2. There are other sources. Enough energy falls onto the planet every day (from a conveniently located fusion reactor) to supply all of our needs indefinitely. The technology exists to capture and use it. This energy really is clean and safe - not to mention inexhaustible.
I think the reason renewable technologies have not been taken up as much as they should have been is that these energy conversion systems, be they solar-electric, geo-thermal, wind, biomass (this may be the exception to what I am about to say) tend to be distributed rather than centralized, hence there are few opportunities for mega-projects, less chance of central 'command and control' sensibilities taking over, less appeal for the big-business / big-government (which have become one and the same) mind-set.
3. Nuclear is not clean. There has never been a feasible plan for what to do with nuclear waste, period. It's just that the time when you really have to deal with the issue is far enough in the future to allow for vague and fuzzy promises.
4. Nuclear is not safe. Chernobyl? Three Mile Island?
5. Nuclear is not cheaper. The models these people use to come up with such nonsense do not take into account the de-commissioning costs. What will it cost to take down a nuclear power plant when it's usefulness is done? Nobody knows because it has never been done. They no more know how to dispose of the plants than they know how to dispose of the waste. Just to contain Chernobyl for the next hundred years is estimated to be two billion dollars - and that is an estimate with no basis in experience, even the engineers who cooked it up would admit to a contingency factor of 2 or 4 - it is a guess.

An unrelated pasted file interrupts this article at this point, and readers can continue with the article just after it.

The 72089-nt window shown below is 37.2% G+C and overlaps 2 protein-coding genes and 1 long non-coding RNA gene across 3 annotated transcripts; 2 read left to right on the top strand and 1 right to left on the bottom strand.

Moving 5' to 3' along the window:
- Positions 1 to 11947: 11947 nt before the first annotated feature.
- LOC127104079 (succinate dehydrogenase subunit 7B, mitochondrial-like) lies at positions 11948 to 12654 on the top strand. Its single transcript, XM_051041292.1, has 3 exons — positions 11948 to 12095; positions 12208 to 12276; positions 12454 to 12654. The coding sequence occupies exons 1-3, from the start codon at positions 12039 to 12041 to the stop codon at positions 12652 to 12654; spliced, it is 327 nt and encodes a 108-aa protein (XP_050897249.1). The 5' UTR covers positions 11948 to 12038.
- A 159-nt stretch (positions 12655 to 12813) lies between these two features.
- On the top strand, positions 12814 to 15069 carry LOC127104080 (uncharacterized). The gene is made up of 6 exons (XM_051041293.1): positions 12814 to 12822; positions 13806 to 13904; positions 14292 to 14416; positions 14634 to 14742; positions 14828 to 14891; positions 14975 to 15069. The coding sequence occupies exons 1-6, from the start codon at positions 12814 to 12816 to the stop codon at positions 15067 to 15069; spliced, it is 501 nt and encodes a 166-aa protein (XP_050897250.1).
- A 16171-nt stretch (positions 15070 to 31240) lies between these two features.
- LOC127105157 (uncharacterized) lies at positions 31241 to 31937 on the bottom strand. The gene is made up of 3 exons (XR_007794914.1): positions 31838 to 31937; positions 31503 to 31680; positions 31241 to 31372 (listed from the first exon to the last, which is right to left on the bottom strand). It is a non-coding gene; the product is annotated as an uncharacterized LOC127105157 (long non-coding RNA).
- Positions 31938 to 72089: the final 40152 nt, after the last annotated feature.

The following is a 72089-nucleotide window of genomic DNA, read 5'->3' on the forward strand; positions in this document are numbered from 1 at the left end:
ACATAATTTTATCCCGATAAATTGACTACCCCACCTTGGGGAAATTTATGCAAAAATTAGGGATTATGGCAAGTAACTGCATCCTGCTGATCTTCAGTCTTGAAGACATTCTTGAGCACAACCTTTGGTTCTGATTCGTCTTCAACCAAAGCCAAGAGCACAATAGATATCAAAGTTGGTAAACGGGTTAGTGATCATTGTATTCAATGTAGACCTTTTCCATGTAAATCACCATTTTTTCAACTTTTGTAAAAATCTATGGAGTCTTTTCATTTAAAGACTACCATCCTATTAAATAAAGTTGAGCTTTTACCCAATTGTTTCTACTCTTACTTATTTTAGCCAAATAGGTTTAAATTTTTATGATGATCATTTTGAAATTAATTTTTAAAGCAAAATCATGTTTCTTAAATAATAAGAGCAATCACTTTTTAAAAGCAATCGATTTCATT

Environmental consciousness is just recovering from the last Greenpeace snow job and finally coming to accept that global warming really is happening, and really is linked to CO2 emissions. It took almost 50 years to get straight on it because the phony hippie-science of these nit-wits is so transparently false, they are so patently the epitome of Chicken Little. They happened to be right of course (that time) but who could believe them?
Their arguments remind me of T.S. Eliots proposition in Murder in the Cathedral, that "It is the greatest treason, to do the right deed for the wrong reason"; and of two stories: Ibsen's Peer Gynt at the point when he discovers that the troll princess is really a pig and his prospective father-in-law is explaining that everything will be OK - they are going to fix his eyes; and The Snow Queen in which bits of ice wind up embedded in people's hearts so they cannot any longer tell what is true.
The Energy Minister of Ontario, Donna Cansfield, has got it right. Tim Flannery (Wikipedia) in his book The Weather Makers has got it right. Go! Read and listen and learn! Kick your bad habits and change your ways! It will make you feel good. Then tell your politicians that you don't want another generation of corrupt oil barons this time peddling Nuclear.
Yes, we have to do something, but Nuclear is not it.
Leonard Cohen said in one of his songs "When they said Repent! Repent! I wonder what they meant." I know he was just slamming Christians at the time, but, well Lennie, maybe this is what they meant.
Tags: Nuclear Energy, Nuclear Power, Greenpeace, Chernobyl, Tim Flannery, Donna Cansfield, Gwynne Dyer, James Lovelock, EFN.